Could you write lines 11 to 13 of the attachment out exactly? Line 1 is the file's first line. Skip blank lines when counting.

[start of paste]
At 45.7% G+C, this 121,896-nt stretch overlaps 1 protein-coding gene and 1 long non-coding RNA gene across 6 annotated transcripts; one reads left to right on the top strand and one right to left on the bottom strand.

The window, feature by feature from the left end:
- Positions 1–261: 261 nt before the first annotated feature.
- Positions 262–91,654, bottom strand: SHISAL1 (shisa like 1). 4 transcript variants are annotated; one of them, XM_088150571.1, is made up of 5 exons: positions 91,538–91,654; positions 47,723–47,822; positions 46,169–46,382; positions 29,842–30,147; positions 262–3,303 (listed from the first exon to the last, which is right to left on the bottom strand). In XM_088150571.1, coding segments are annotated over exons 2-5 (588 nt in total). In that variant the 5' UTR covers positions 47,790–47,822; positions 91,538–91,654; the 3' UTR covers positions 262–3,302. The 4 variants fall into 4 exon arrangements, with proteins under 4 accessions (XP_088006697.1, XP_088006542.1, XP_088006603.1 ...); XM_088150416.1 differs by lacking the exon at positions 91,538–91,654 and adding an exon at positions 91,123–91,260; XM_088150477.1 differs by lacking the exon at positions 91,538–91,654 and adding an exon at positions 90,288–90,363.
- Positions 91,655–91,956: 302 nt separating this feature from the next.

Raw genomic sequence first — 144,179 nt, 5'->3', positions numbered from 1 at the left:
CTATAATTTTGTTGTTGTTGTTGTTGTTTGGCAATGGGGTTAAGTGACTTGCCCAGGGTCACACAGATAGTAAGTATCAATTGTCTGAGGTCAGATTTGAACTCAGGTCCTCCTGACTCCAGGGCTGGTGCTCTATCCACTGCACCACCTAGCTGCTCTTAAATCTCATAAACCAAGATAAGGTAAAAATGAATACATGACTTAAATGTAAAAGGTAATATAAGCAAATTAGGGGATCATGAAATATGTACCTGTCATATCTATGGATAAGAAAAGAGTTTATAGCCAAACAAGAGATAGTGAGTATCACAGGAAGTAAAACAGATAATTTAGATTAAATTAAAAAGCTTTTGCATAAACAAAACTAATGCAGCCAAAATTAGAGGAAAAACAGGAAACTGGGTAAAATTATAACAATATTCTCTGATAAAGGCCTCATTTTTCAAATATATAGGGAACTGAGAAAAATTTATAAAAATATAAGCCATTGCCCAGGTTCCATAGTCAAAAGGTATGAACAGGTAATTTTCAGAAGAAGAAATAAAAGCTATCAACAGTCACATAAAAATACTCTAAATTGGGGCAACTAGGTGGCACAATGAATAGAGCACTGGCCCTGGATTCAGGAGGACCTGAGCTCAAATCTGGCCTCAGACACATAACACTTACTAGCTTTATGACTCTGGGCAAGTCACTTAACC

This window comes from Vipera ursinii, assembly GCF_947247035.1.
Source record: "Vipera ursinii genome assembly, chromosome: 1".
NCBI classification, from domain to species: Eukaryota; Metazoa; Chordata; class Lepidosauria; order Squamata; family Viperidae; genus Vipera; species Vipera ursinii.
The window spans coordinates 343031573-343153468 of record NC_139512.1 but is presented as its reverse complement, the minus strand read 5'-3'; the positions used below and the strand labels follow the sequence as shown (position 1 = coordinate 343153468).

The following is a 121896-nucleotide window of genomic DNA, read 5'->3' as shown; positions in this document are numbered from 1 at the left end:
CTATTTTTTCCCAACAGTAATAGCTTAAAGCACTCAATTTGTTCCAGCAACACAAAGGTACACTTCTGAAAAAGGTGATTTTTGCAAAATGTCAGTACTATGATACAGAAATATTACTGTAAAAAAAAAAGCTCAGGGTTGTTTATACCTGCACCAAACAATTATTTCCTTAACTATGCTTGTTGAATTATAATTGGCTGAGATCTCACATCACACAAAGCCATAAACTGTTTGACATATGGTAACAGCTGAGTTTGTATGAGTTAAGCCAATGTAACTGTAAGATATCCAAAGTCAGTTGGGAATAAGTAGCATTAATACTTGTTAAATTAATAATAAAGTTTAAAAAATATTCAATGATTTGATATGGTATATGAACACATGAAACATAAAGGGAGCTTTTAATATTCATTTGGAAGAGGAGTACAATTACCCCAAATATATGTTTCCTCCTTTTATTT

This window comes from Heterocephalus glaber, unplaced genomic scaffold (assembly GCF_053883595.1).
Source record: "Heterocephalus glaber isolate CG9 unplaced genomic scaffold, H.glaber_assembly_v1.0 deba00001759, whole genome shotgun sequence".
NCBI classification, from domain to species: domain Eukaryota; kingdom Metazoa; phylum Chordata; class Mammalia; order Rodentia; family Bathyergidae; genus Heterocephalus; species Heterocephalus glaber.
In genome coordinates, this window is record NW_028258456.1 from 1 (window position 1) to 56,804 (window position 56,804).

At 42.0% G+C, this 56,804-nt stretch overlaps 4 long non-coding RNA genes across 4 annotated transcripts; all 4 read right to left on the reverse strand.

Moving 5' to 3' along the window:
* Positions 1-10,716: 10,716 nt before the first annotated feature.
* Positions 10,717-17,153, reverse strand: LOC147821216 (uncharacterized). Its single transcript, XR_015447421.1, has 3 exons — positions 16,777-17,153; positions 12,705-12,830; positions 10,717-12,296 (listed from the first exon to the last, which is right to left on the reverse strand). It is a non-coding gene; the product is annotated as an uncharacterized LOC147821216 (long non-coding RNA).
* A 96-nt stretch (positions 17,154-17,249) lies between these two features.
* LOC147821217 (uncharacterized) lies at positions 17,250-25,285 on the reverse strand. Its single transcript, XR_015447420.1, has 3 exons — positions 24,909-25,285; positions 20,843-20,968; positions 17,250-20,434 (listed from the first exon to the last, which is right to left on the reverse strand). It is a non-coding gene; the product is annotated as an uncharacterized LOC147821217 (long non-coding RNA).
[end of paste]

The window spans coordinates 343031573-343153468 of record NC_139512.1 but is presented as its reverse complement, the minus strand read 5'-3'; the positions used below and the strand labels follow the sequence as shown (position 1 = coordinate 343153468).

The following is a 121896-nucleotide window of genomic DNA, read 5'->3' as shown; positions in this document are numbered from 1 at the left end:
CTATTTTTTCCCAACAGTAATAGCTTAAAGCACTCAATTTGTTCCAGCAACACAAAGGTACACTTCTGAAAAAGGTGATTTTTGCAAAATGTCAGTACTATGATACAGAAATATTACTGTAAAAAAAAAAGCTCAGGGTTGTTTATACCTGCACCAAACAATTATTTCCTTAACTATGCTTGTTGAATTATAATTGGCTGAGATCTCACATCACACAAAGCCATAAACTGTTTGACATATGGTAACAGCTGAGTTTGTATGAGTTAAGCCAATGTAACTGTAAGATATCCAAAGTCAGTTGGGAATAAGTAGCATTAATACTTGTTAAATTAATAATAAAGTTTAAAAAATATTCAATGATTTGATATGGTATATGAACACATGAAACATAAAGGGAGCTTTTAATATTCATTTGGAAGAGGAGTACAATTACCCCAAATATATGTTTCCTCCTTTTATTT